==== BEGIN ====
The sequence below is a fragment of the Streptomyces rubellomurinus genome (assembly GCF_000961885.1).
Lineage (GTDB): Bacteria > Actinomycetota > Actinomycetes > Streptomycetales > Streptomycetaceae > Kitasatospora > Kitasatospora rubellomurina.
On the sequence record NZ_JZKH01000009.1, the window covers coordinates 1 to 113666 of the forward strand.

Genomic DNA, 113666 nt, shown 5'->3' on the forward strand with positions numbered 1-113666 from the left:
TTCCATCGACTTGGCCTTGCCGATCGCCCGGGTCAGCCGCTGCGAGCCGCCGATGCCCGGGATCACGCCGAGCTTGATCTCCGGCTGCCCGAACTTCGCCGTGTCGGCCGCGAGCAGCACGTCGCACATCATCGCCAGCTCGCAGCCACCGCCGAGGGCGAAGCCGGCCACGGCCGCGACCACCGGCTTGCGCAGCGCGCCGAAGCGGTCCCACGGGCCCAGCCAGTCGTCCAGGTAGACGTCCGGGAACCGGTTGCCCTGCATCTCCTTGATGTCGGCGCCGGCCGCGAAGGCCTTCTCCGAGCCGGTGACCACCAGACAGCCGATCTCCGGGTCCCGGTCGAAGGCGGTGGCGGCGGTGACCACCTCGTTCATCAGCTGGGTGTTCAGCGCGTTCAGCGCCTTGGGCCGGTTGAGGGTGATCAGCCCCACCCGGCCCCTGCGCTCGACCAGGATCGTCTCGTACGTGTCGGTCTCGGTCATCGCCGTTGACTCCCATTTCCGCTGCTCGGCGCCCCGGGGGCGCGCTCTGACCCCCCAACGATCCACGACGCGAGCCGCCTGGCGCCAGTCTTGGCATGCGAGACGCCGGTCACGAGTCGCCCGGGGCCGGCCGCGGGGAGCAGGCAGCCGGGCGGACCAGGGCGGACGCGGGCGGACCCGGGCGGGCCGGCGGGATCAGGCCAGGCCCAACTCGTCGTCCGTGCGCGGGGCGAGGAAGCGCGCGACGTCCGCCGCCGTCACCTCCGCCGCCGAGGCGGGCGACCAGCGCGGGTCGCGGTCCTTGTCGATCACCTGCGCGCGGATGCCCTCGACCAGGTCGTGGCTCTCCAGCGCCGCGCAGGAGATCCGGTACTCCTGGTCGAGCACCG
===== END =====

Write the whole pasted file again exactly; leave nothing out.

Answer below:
The sequence below is a fragment of the Streptomyces rubellomurinus genome (assembly GCF_000961885.1).
Lineage (GTDB): Bacteria > Actinomycetota > Actinomycetes > Streptomycetales > Streptomycetaceae > Kitasatospora > Kitasatospora rubellomurina.
On the sequence record NZ_JZKH01000009.1, the window covers coordinates 1 to 113666 of the forward strand.

Genomic DNA, 113666 nt, shown 5'->3' on the forward strand with positions numbered 1-113666 from the left:
TTCCATCGACTTGGCCTTGCCGATCGCCCGGGTCAGCCGCTGCGAGCCGCCGATGCCCGGGATCACGCCGAGCTTGATCTCCGGCTGCCCGAACTTCGCCGTGTCGGCCGCGAGCAGCACGTCGCACATCATCGCCAGCTCGCAGCCACCGCCGAGGGCGAAGCCGGCCACGGCCGCGACCACCGGCTTGCGCAGCGCGCCGAAGCGGTCCCACGGGCCCAGCCAGTCGTCCAGGTAGACGTCCGGGAACCGGTTGCCCTGCATCTCCTTGATGTCGGCGCCGGCCGCGAAGGCCTTCTCCGAGCCGGTGACCACCAGACAGCCGATCTCCGGGTCCCGGTCGAAGGCGGTGGCGGCGGTGACCACCTCGTTCATCAGCTGGGTGTTCAGCGCGTTCAGCGCCTTGGGCCGGTTGAGGGTGATCAGCCCCACCCGGCCCCTGCGCTCGACCAGGATCGTCTCGTACGTGTCGGTCTCGGTCATCGCCGTTGACTCCCATTTCCGCTGCTCGGCGCCCCGGGGGCGCGCTCTGACCCCCCAACGATCCACGACGCGAGCCGCCTGGCGCCAGTCTTGGCATGCGAGACGCCGGTCACGAGTCGCCCGGGGCCGGCCGCGGGGAGCAGGCAGCCGGGCGGACCAGGGCGGACGCGGGCGGACCCGGGCGGGCCGGCGGGATCAGGCCAGGCCCAACTCGTCGTCCGTGCGCGGGGCGAGGAAGCGCGCGACGTCCGCCGCCGTCACCTCCGCCGCCGAGGCGGGCGACCAGCGCGGGTCGCGGTCCTTGTCGATCACCTGCGCGCGGATGCCCTCGACCAGGTCGTGGCTCTCCAGCGCCGCGCAGGAGATCCGGTACTCCTGGTCGAGCACCG